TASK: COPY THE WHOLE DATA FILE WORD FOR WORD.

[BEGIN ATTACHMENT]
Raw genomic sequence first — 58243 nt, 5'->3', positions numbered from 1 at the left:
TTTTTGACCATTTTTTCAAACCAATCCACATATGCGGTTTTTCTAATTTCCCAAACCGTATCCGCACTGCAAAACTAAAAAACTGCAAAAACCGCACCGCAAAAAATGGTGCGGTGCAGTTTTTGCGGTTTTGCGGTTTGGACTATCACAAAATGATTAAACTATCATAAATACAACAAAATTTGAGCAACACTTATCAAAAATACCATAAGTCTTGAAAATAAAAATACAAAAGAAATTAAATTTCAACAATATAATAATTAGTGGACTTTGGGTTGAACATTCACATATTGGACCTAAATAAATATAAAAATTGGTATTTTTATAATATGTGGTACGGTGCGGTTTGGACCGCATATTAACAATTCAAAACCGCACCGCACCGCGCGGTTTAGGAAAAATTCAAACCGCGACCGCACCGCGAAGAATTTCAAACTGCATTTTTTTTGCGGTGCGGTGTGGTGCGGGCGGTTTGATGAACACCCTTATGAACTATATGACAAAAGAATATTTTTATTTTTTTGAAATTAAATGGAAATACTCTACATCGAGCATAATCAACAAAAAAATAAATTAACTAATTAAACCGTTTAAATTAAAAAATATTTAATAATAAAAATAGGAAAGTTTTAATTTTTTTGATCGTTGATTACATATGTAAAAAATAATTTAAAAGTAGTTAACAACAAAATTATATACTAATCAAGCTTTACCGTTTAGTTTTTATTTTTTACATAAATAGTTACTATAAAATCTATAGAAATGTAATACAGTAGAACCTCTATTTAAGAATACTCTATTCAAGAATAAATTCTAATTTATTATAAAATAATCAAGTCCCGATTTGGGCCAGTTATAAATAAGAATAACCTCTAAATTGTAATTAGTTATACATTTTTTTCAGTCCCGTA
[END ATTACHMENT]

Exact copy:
Raw genomic sequence first — 58243 nt, 5'->3', positions numbered from 1 at the left:
TTTTTGACCATTTTTTCAAACCAATCCACATATGCGGTTTTTCTAATTTCCCAAACCGTATCCGCACTGCAAAACTAAAAAACTGCAAAAACCGCACCGCAAAAAATGGTGCGGTGCAGTTTTTGCGGTTTTGCGGTTTGGACTATCACAAAATGATTAAACTATCATAAATACAACAAAATTTGAGCAACACTTATCAAAAATACCATAAGTCTTGAAAATAAAAATACAAAAGAAATTAAATTTCAACAATATAATAATTAGTGGACTTTGGGTTGAACATTCACATATTGGACCTAAATAAATATAAAAATTGGTATTTTTATAATATGTGGTACGGTGCGGTTTGGACCGCATATTAACAATTCAAAACCGCACCGCACCGCGCGGTTTAGGAAAAATTCAAACCGCGACCGCACCGCGAAGAATTTCAAACTGCATTTTTTTTGCGGTGCGGTGTGGTGCGGGCGGTTTGATGAACACCCTTATGAACTATATGACAAAAGAATATTTTTATTTTTTTGAAATTAAATGGAAATACTCTACATCGAGCATAATCAACAAAAAAATAAATTAACTAATTAAACCGTTTAAATTAAAAAATATTTAATAATAAAAATAGGAAAGTTTTAATTTTTTTGATCGTTGATTACATATGTAAAAAATAATTTAAAAGTAGTTAACAACAAAATTATATACTAATCAAGCTTTACCGTTTAGTTTTTATTTTTTACATAAATAGTTACTATAAAATCTATAGAAATGTAATACAGTAGAACCTCTATTTAAGAATACTCTATTCAAGAATAAATTCTAATTTATTATAAAATAATCAAGTCCCGATTTGGGCCAGTTATAAATAAGAATAACCTCTAAATTGTAATTAGTTATACATTTTTTTCAGTCCCGTA